• Upon receiving the metadata in the markup language format, the warehouse control system 104 uses the previously received asset identification and configuration data to create an entry for the new material handling asset, e.g., the reach truck 10, in a stored file that lists the warehouse assets. Specifically, the warehouse control system 104 sequentially reads each line in the transmitted metadata file. The warehouse control system 104 identifies the type of data on a line by interpreting the alphanumeric text at the beginning of the line. The information in the data field is extracted and stored in the corresponding location in the configuration data table for this material handling asset that is maintained in a storage device in the warehouse control system 104. In this manner the warehouse control system 104 automatically discovers the presence of a new material handling asset and is configured with the relevant information about the that asset for communication and management purposes.
  • Thereafter that material handling asset can be deployed into service. When the warehouse control system 104 has a task to assign, such as inserting or removing a pallet of goods on a warehouse shelf, the configuration data for the material handling assets are used by the warehouse control system to determine which assets are capable of performing that task. For example, the Max Load metadata item indicates whether a particular reach truck 10 can carry the weight of the pallet of goods to be transported. The Max Elevated Height metadata item designates whether a particular reach truck can reach the shelf for the pallet of goods. Based on the asset metadata, the warehouse control system 104 assigns the task to a particular reach truck 10.
  • This process automatically enable the makes the management system to know about all the material handling assets at the facility, and in particular to discovers the presence of a newly installed asset and configured with the relevant information about the that asset for communication and management purposes. Being aware of every available material handling asset and ensures that the warehouse management system can optimally operate the facility. Furthermore, because each asset manufacturer provides its own definition of the Basic Properties and other information that are unique to its particular asset in a markup language format, the present configuration system is independent of manufacturer to manufacturer variation in the configuration data being supplied. Because the markup language format is both human-readable and machine-readable identifies the nature of each data item in a manner that is understood by the warehouse computer system without being programmed to recognize a fixed set of data items.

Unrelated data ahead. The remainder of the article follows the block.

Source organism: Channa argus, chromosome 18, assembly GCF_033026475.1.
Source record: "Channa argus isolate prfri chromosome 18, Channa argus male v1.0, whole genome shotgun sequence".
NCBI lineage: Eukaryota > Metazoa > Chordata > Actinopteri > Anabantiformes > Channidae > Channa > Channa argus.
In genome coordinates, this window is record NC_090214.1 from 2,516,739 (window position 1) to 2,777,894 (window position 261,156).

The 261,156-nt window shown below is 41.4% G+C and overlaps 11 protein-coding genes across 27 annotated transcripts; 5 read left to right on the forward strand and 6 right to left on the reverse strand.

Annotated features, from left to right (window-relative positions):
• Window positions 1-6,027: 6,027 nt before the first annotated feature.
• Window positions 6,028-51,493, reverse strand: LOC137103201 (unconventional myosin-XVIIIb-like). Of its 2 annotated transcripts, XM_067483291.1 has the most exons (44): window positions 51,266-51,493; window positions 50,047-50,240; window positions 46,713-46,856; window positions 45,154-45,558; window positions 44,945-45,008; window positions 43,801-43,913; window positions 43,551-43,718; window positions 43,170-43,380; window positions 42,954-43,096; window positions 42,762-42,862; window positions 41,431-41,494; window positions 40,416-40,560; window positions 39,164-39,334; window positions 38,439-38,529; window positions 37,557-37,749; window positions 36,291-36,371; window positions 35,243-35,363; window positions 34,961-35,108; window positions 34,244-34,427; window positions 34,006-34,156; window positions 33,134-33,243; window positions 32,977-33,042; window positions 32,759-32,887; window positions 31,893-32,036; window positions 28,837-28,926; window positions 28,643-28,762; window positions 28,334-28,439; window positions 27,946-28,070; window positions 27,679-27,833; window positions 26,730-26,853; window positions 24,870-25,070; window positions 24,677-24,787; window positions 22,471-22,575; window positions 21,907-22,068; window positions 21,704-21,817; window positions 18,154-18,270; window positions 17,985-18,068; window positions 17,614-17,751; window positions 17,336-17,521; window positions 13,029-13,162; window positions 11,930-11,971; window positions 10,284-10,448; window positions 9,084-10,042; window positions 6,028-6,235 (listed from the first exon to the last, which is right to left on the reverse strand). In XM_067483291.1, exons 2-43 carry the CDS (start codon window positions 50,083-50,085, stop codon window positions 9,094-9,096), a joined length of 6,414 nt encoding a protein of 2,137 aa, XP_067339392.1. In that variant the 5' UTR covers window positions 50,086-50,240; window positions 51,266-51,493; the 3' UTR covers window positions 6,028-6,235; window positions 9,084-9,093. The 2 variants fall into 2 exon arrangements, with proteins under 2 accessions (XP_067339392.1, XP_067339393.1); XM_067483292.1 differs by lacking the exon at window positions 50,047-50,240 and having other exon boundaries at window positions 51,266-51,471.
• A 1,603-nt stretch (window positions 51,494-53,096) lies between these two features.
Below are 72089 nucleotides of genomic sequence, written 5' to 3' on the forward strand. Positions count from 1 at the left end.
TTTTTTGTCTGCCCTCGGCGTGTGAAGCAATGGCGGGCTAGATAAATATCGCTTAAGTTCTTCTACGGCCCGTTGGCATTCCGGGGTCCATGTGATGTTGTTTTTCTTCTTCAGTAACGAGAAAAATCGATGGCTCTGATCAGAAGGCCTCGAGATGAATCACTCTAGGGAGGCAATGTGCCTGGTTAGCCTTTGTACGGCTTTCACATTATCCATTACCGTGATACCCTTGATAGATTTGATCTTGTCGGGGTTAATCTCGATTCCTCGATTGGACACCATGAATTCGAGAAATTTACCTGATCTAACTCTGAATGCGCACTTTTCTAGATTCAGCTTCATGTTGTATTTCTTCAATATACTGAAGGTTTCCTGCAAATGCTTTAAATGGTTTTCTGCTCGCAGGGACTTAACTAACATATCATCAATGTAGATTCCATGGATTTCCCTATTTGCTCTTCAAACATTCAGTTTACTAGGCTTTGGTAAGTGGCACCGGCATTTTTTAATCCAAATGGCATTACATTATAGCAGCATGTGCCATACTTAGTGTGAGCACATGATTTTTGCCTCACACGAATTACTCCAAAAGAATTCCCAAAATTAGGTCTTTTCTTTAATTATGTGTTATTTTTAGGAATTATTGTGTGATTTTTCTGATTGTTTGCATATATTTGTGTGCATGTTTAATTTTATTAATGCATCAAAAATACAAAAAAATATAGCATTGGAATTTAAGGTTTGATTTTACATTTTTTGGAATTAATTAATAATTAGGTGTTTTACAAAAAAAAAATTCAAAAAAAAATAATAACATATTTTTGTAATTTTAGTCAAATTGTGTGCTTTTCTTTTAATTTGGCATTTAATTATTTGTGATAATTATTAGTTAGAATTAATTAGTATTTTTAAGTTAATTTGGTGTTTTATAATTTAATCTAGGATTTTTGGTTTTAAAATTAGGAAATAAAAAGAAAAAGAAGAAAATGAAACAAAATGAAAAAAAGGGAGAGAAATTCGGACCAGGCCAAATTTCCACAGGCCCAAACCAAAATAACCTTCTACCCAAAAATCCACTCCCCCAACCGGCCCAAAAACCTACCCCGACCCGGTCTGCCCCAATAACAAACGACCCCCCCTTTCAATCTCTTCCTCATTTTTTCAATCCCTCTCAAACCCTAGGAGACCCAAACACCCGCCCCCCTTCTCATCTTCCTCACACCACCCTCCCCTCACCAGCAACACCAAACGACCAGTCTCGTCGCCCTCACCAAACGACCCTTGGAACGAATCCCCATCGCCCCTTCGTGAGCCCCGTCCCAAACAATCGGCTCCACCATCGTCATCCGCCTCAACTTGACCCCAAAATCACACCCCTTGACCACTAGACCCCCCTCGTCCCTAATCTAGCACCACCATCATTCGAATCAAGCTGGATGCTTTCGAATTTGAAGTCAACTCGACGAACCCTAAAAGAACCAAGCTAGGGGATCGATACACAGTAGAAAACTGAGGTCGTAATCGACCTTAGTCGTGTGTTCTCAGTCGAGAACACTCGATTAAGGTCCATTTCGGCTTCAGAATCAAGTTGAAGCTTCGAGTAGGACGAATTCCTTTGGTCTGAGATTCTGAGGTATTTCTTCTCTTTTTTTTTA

• The foregoing description was primarily directed to a certain embodiments of the reach truck. Although some attention was given to various alternatives, it is anticipated that one skilled in the art will likely realize additional alternatives that are now apparent from the disclosure of these embodiments. Accordingly, the scope of the coverage should be determined from the following claims and not limited by the above disclosure.

Claims (20)

1. A method by which a facility management computer system discovers presence of a previously unknown material handling asset upon installation at the facility, said method comprising:
storing configuration data in a memory wherein the configuration data comprise an identification of the material handling asset and information specifying at least one physical characteristic of the material handling asset;
delivering the memory storing configuration data to the facility;
electrically connecting the memory to facility management computer system;
upon connection of the memory to the facility management computer system, automatically transferring the configuration data from the memory into the facility management computer system, and
the facility management computer system using the configuration data to manage operation of the material handling asset.
2. The method as recited in claim 1 wherein the memory is delivered to the facility as part of installation of the material handling asset.
3. The method as recited in claim 2 wherein the memory a separate device from the material handling asset, wherein the memory is adapted to be directly connected to the facility management computer system.
4. The method as recited in claim 1 wherein the memory is incorporated into the material handling asset.
5. The method as recited in claim 4 wherein electrically connecting the memory to facility management computer system comprises the material handling asset establishing a connection to a communication network to which the facility management computer system is connected.
6. The method as recited in claim 4 wherein transferring the configuration data comprises the material handling asset communicating with the facility management computer system.
7. The method as recited in claim 4 wherein transferring the configuration data comprises: